TokBox is one of the most fully-featured video chat platforms available. Like TinyChat, ooVoo, and other services, it has a close connection with social networks and other forms of sharing content. But it didn’t have the kind of document-handling capabilities that could make it useful for more than just talking with friends and family or holding meetings. Now that’s changed, because by integrating with EtherPad, you can now collaborate on documents in real time right within a TokBox group chat. Soon you’ll also be able to add TokBox video chats to your private company EtherPads as well.
Filling Holes in Both Services
TokBox is basically a video chat service that adds a flavor of a social network. You can friend other TokBox users, embed it in Facebook, or use the desktop Adobe AIR app. What it didn’t really have was an easy way to work with others on a document. Including EtherPad is the ideal way to fill that hole in the service. Alternatives to TokBox include Tinychat (which recently got an upgrade), Gmail and iGoogle video, and ooVoo.
EtherPad is one of the most innovative collaboration tools available on a SaaS basis. Simple color coding of text keeps track of who’s doing what in a way that Google Docs and Zoho Writer can’t, making it perfect for quick collaboration in a small group. Originally it was a side project built as a demo, but the company behind it recently folded up its other endeavors to make EtherPad a useful tool for consumers and in the enterprise.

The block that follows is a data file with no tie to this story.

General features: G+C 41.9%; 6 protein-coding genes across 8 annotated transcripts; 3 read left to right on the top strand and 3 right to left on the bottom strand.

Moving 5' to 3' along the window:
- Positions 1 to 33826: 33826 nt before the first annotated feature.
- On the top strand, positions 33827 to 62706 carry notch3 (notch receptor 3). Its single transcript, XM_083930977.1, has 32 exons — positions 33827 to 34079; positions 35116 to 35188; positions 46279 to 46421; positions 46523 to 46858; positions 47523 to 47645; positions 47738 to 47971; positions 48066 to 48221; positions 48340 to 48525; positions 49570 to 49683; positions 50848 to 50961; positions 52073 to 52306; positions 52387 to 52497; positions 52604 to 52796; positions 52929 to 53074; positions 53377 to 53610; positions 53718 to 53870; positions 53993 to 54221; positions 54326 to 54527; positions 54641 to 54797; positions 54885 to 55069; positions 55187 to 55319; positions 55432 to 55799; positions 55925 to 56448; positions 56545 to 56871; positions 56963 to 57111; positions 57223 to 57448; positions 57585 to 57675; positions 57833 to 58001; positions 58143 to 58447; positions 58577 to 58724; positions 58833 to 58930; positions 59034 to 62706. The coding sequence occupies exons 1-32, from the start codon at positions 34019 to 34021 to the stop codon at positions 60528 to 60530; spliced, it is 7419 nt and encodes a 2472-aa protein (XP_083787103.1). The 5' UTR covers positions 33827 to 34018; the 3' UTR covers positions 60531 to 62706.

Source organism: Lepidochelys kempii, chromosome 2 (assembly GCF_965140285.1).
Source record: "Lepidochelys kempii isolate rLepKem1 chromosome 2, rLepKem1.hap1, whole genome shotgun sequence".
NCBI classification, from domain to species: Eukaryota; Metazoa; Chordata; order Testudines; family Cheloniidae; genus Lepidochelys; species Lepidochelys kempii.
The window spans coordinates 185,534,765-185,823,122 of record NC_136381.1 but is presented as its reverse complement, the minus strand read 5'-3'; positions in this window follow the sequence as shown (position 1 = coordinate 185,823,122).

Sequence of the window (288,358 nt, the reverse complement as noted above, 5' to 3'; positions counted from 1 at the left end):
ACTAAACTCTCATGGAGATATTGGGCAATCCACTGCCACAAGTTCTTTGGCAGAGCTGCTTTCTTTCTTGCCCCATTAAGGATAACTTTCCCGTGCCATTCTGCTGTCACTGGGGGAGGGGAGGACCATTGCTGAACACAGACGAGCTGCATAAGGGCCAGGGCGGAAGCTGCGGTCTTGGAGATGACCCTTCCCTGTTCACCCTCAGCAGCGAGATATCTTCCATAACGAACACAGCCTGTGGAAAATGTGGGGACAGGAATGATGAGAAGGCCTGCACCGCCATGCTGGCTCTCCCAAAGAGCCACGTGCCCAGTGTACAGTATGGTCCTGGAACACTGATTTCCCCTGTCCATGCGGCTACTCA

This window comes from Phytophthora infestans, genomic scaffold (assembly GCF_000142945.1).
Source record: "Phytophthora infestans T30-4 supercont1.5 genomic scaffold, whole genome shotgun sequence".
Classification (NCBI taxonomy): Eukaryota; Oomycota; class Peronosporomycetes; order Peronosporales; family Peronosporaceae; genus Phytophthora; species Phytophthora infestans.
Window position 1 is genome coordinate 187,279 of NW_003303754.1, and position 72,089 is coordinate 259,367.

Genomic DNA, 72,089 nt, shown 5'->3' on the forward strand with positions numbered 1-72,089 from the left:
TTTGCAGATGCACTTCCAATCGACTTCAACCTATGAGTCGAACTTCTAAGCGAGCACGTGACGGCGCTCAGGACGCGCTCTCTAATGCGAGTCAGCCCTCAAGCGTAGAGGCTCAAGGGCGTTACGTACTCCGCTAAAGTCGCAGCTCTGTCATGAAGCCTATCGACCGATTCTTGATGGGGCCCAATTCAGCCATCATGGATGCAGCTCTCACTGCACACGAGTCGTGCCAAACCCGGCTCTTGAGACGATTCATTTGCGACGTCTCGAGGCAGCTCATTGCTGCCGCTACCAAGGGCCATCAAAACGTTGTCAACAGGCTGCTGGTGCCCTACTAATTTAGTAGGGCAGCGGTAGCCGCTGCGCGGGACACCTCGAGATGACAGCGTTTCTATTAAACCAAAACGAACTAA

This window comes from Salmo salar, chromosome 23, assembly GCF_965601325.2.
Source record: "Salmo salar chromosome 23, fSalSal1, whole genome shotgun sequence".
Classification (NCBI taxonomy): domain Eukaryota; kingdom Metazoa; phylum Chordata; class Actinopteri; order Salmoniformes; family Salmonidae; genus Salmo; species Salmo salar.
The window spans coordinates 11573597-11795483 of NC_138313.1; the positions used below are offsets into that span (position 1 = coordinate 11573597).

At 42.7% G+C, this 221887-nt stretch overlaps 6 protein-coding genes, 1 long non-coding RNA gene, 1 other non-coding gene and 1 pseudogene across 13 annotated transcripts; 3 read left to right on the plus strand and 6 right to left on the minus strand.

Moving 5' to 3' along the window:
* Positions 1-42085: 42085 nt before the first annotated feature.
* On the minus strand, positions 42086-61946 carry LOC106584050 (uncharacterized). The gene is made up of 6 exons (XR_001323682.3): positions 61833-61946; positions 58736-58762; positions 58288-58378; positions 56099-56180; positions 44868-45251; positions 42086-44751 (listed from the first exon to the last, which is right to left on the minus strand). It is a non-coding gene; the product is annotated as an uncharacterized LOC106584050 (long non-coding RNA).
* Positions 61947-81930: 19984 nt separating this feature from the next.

While the technical mechanisms for tracking revisions and such have always been decent in EtherPad, it can be difficult to get good feedback from people you collaborate with. There’s a chat feature included, but it’s just bare bones. EtherPad needed something more social to tie in with its textual features. That something is video chat from TokBox.
Really Real Time
Adding an EtherPad to a video chat was extremely easy. You just open an EtherPad, copy the URL, and paste it into a drop-down menu for sharing in TokBox. Your document then automatically becomes a part of the chat, and revisions are saved that you can access when you’re done.
The integration worked quite well in terms of quality. There was very little lag in the video after adding an EtherPad. The document editing was just as fast as using a regular EtherPad as well. For a service that dubs itself the only “really real-time” editor, maintaining that characteristic is vital.
If I were to make one criticism, it would be that it could be easier to adjust the screen real estate of either part. People are going to want varying ratios based on personal preference, so click-and-drag resizing would be a nice addition.
The next step for the roadmap of the two companies is using the TokBox API to include chats directly within EtherPads. Since TokBox is oriented to consumer use, that will be the avenue for businesses to get the privacy they need. That will make the integration really useful in our opinion, and keep EtherPad afloat with paid versions.